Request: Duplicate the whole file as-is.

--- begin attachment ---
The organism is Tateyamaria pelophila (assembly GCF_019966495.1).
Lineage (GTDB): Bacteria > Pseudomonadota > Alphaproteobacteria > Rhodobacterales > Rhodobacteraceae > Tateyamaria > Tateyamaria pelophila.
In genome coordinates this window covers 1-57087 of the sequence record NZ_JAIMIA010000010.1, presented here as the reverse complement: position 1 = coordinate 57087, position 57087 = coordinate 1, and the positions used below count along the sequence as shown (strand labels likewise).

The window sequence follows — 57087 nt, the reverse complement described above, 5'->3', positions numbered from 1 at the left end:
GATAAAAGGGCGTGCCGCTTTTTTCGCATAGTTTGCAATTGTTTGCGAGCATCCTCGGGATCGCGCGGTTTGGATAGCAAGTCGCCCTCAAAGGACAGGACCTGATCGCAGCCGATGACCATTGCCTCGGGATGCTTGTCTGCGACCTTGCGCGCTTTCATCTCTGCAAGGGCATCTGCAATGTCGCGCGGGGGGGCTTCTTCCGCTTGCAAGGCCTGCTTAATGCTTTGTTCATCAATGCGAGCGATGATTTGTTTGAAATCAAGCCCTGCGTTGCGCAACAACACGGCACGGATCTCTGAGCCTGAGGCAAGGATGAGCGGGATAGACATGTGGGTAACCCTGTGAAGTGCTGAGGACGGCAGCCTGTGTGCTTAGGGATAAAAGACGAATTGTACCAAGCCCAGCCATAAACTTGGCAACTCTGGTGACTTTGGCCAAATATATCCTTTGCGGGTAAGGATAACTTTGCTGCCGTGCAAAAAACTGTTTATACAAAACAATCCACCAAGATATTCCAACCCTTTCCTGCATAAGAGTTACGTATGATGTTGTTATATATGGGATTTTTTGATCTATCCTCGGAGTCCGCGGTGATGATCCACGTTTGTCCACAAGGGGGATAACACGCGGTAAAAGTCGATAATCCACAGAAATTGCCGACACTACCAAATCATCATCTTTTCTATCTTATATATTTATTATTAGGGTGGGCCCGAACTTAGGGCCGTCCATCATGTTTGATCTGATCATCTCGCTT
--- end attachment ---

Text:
The organism is Tateyamaria pelophila (assembly GCF_019966495.1).
Lineage (GTDB): Bacteria > Pseudomonadota > Alphaproteobacteria > Rhodobacterales > Rhodobacteraceae > Tateyamaria > Tateyamaria pelophila.
In genome coordinates this window covers 1-57087 of the sequence record NZ_JAIMIA010000010.1, presented here as the reverse complement: position 1 = coordinate 57087, position 57087 = coordinate 1, and the positions used below count along the sequence as shown (strand labels likewise).

The window sequence follows — 57087 nt, the reverse complement described above, 5'->3', positions numbered from 1 at the left end:
GATAAAAGGGCGTGCCGCTTTTTTCGCATAGTTTGCAATTGTTTGCGAGCATCCTCGGGATCGCGCGGTTTGGATAGCAAGTCGCCCTCAAAGGACAGGACCTGATCGCAGCCGATGACCATTGCCTCGGGATGCTTGTCTGCGACCTTGCGCGCTTTCATCTCTGCAAGGGCATCTGCAATGTCGCGCGGGGGGGCTTCTTCCGCTTGCAAGGCCTGCTTAATGCTTTGTTCATCAATGCGAGCGATGATTTGTTTGAAATCAAGCCCTGCGTTGCGCAACAACACGGCACGGATCTCTGAGCCTGAGGCAAGGATGAGCGGGATAGACATGTGGGTAACCCTGTGAAGTGCTGAGGACGGCAGCCTGTGTGCTTAGGGATAAAAGACGAATTGTACCAAGCCCAGCCATAAACTTGGCAACTCTGGTGACTTTGGCCAAATATATCCTTTGCGGGTAAGGATAACTTTGCTGCCGTGCAAAAAACTGTTTATACAAAACAATCCACCAAGATATTCCAACCCTTTCCTGCATAAGAGTTACGTATGATGTTGTTATATATGGGATTTTTTGATCTATCCTCGGAGTCCGCGGTGATGATCCACGTTTGTCCACAAGGGGGATAACACGCGGTAAAAGTCGATAATCCACAGAAATTGCCGACACTACCAAATCATCATCTTTTCTATCTTATATATTTATTATTAGGGTGGGCCCGAACTTAGGGCCGTCCATCATGTTTGATCTGATCATCTCGCTT